By Tucker B
The early morning sun beat down on Emmanuel’s back as he struggled to start the outboard motor on his small fishing boat. The weathered Boston Whaler was older than he was, but it had taken the years better than he had. The satisfying roar of the battered Yamaha engine brought him down to his seat on the gunwale with a smile. With a gentle twist of the throttle, the prow of the boat lifted clear of the water and he aimed it toward the mouth of the bay. The small metal craft bounded over the calm ocean, sending light jets of spray back on its wake. He relaxed in his seat and let the warm sunlight wash over him, but sat back up straight as soon as he saw the familiar coastline of his usual fishing grounds. As he was about to bring his boat to a stop, a wave of adventurousness overtook him and he twisted the throttle back to full, bringing the light whaler back to full speed with a jump. Boredom of his daily routine had won over his better judgment, and he decided to try his luck out in deeper waters. He pushed the engine lever far to the left, and the battered prow reached out to the open ocean.
After a couple minutes, he let the boat drift to a stop far off the point of land. He could hear his joints crack as he stood up and stretched his arms, then slid his new diving mask down over his face. Before he stepped over the side of the boat, he secured a Velcro strip around his ankle. The system that he had come up with years ago to keep his boat from floating away had never failed him yet, and he was always surprised that more fishermen didn’t implement it on their own boats. It saved him from the inconvenience of having someone stay with his boat. His hands grasped the cool metal handle of his fishing spear as he rolled over the side into the dark ocean. As soon as he opened his eyes, a frown of dismay registered on his face. He immediately realized that he had gone too far; he couldn’t even see the bottom beneath him. He shook the feeling off and started taking deep, slow breaths. He would dive it anyway. A skilled free diver, he had practiced almost every day of his life and could easily dive a hundred feet and stay there for a while. With barely a splash, he thrust his legs up and rocketed down into the unknown depths.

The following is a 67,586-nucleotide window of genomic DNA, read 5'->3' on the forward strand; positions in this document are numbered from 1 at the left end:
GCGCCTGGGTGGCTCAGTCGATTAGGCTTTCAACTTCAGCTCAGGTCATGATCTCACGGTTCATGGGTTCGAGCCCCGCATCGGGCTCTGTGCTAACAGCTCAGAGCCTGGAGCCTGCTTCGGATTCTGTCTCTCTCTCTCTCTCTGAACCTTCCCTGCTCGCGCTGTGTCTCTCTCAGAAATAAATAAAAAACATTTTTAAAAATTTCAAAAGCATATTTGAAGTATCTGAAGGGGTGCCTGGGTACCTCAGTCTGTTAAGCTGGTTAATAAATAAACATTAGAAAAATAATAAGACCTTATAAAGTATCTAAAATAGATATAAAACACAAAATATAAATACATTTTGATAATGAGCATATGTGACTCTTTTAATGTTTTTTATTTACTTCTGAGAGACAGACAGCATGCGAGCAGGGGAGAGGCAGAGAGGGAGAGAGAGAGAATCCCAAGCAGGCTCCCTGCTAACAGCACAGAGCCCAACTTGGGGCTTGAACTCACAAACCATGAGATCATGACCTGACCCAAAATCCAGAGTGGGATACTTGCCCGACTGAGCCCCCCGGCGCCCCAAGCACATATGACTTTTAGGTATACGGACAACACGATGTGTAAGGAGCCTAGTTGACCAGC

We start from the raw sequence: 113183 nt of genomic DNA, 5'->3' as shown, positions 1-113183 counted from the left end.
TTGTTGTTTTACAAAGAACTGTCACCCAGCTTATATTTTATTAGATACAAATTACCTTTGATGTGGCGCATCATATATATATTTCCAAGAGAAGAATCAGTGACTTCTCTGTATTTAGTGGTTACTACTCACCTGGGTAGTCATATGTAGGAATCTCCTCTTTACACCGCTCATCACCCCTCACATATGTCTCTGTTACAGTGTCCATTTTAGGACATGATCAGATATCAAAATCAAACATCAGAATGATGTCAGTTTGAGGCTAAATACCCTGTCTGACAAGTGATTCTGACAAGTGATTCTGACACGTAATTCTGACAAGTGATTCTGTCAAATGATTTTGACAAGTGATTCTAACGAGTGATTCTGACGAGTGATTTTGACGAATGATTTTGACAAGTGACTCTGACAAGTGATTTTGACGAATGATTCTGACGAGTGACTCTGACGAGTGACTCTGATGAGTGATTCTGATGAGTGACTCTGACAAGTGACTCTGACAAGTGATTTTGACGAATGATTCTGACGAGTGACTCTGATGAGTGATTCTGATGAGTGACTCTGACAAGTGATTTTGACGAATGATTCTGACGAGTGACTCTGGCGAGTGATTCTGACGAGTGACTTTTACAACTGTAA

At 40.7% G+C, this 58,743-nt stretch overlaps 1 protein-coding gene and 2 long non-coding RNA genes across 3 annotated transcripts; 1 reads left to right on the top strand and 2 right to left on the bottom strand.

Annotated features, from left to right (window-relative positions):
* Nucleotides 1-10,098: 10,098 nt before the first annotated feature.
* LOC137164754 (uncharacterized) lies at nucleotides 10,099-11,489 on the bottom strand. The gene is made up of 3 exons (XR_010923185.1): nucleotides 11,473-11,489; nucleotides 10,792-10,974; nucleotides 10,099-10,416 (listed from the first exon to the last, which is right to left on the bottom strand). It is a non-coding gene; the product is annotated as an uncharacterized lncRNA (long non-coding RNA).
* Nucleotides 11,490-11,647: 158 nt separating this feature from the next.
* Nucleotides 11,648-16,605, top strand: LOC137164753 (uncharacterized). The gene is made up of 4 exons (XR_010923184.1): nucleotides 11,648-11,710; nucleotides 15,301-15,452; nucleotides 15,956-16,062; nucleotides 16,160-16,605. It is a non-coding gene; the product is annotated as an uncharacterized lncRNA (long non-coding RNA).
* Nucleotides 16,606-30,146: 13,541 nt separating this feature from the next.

At what he guessed was 50 feet, he saw a sandy rise coming up from the bottom and followed it until it leveled off at about 40. He decided to surface for a breath, but came right back down to the same spot and continued. After another minute of spotting nothing, he began to surface, but was brought to a halt by a good-sized Nassau grouper swimming quickly across his view. This would bring in some good money at the market. Not wanting to go back empty-handed, he swam off after it, convinced he could catch it. As he was beginning to tire, he noticed another join the first, this one even bigger. He only dimly noted that the bottom was going down again as he chased the two grouper. After a few more joined the two, he began to be very confused. What were all these fish doing so far away from a reef, and where were they in such a hurry to get to. Suddenly, a giant dark form appeared in front of him, looming up from the bottom. It appeared to be writhing and changing shape as it danced around in the open water. As he drew closer, the form materialized into a massive swarm of grouper, not quite schooling, but swirling around as if in some mad underwater hurricane. These fish would be worth a fortune in the local market, but that was the last thing on his mind. He floated motionless in awe, and almost took a breath of saltwater, but stifled it back. He stayed there, just staring at this amazing sight for some time, but soon realized that he should come up for a breath. As he rose up, his eyes still fixed on the fish, something interrupted their dance. He noticed a dull whine cutting through the water, and oddly silent, a huge black net enveloped the struggling groupers. As the net started coming closer, he frantically raced upwards, away from its path. He could feel the rough mesh brush his feet as he broke the surface and started gulping in air. The high stern of a fishing trawler was slowly motoring away from him, carrying with it the entire spawning school of Nassau grouper. He couldn’t believe his eyes. Hundreds of fish, gone with a single swipe. It felt so wrong to him that that could ever happen. Nobody could do a thing like that, but it had just happened right in front of him. He shook off his disbelief and started swimming back to his boat. As he pulled himself up over the side, he watched the trawler recede into distance, its nets still in the water, ever hungry for more. Emmanuel let out a sigh of defeat as he once again struggled with the outboard motor, the high afternoon sun beating down on his back.